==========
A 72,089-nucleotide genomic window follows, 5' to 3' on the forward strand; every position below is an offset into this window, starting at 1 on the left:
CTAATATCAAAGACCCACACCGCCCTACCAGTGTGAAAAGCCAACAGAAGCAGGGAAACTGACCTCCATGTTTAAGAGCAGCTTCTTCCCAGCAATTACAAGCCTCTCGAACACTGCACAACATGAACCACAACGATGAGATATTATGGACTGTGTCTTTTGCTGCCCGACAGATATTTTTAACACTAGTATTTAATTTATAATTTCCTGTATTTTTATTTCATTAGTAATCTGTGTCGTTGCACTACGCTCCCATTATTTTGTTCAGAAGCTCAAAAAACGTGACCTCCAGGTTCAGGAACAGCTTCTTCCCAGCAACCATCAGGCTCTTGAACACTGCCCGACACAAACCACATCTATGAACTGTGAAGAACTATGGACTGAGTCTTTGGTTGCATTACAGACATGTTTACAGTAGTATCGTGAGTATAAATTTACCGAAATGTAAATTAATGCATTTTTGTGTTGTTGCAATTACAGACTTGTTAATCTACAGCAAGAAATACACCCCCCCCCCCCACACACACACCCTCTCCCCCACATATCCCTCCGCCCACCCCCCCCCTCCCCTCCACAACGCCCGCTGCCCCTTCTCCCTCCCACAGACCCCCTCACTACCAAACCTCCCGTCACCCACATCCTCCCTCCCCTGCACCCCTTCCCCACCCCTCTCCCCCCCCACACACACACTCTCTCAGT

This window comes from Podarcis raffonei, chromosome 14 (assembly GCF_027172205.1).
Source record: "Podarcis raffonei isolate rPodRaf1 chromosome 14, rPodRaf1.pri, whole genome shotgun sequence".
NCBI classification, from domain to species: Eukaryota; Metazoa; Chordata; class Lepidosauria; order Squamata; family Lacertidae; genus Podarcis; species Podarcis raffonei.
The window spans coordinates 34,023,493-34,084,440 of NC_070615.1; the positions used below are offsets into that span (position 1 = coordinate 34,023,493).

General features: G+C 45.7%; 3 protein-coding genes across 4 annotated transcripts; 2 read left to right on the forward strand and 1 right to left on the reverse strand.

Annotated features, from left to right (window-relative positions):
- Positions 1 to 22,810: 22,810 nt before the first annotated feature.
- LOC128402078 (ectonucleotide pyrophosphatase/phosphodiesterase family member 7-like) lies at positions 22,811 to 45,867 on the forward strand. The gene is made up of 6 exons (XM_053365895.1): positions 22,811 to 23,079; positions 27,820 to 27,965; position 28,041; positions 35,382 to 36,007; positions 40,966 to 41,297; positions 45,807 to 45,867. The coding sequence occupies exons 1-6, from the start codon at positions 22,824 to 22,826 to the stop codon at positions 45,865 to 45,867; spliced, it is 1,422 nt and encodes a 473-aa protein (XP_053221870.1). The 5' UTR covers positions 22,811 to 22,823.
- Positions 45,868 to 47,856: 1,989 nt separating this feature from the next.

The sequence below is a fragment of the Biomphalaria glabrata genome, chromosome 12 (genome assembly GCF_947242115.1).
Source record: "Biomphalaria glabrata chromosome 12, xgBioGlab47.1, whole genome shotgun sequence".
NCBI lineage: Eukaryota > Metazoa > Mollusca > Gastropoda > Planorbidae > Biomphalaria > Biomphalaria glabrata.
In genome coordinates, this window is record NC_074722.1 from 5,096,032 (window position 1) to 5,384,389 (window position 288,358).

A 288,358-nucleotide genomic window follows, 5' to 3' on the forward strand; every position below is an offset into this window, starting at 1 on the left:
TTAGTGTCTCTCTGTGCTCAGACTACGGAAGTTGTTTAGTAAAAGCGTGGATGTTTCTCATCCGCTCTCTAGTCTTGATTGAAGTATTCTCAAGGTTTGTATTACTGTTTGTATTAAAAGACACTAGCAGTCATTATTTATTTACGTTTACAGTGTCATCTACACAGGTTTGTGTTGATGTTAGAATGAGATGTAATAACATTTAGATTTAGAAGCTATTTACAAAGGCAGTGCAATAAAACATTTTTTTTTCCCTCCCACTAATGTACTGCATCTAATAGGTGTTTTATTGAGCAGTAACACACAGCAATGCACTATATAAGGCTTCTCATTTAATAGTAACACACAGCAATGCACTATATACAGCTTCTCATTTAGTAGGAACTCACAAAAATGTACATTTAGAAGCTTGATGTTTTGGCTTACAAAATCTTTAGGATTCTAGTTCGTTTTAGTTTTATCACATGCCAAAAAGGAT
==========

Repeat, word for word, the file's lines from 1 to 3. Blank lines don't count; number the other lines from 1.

A 72,089-nucleotide genomic window follows, 5' to 3' on the forward strand; every position below is an offset into this window, starting at 1 on the left:
CTAATATCAAAGACCCACACCGCCCTACCAGTGTGAAAAGCCAACAGAAGCAGGGAAACTGACCTCCATGTTTAAGAGCAGCTTCTTCCCAGCAATTACAAGCCTCTCGAACACTGCACAACATGAACCACAACGATGAGATATTATGGACTGTGTCTTTTGCTGCCCGACAGATATTTTTAACACTAGTATTTAATTTATAATTTCCTGTATTTTTATTTCATTAGTAATCTGTGTCGTTGCACTACGCTCCCATTATTTTGTTCAGAAGCTCAAAAAACGTGACCTCCAGGTTCAGGAACAGCTTCTTCCCAGCAACCATCAGGCTCTTGAACACTGCCCGACACAAACCACATCTATGAACTGTGAAGAACTATGGACTGAGTCTTTGGTTGCATTACAGACATGTTTACAGTAGTATCGTGAGTATAAATTTACCGAAATGTAAATTAATGCATTTTTGTGTTGTTGCAATTACAGACTTGTTAATCTACAGCAAGAAATACACCCCCCCCCCCCACACACACACCCTCTCCCCCACATATCCCTCCGCCCACCCCCCCCCTCCCCTCCACAACGCCCGCTGCCCCTTCTCCCTCCCACAGACCCCCTCACTACCAAACCTCCCGTCACCCACATCCTCCCTCCCCTGCACCCCTTCCCCACCCCTCTCCCCCCCCACACACACACTCTCTCAGT

This window comes from Podarcis raffonei, chromosome 14 (assembly GCF_027172205.1).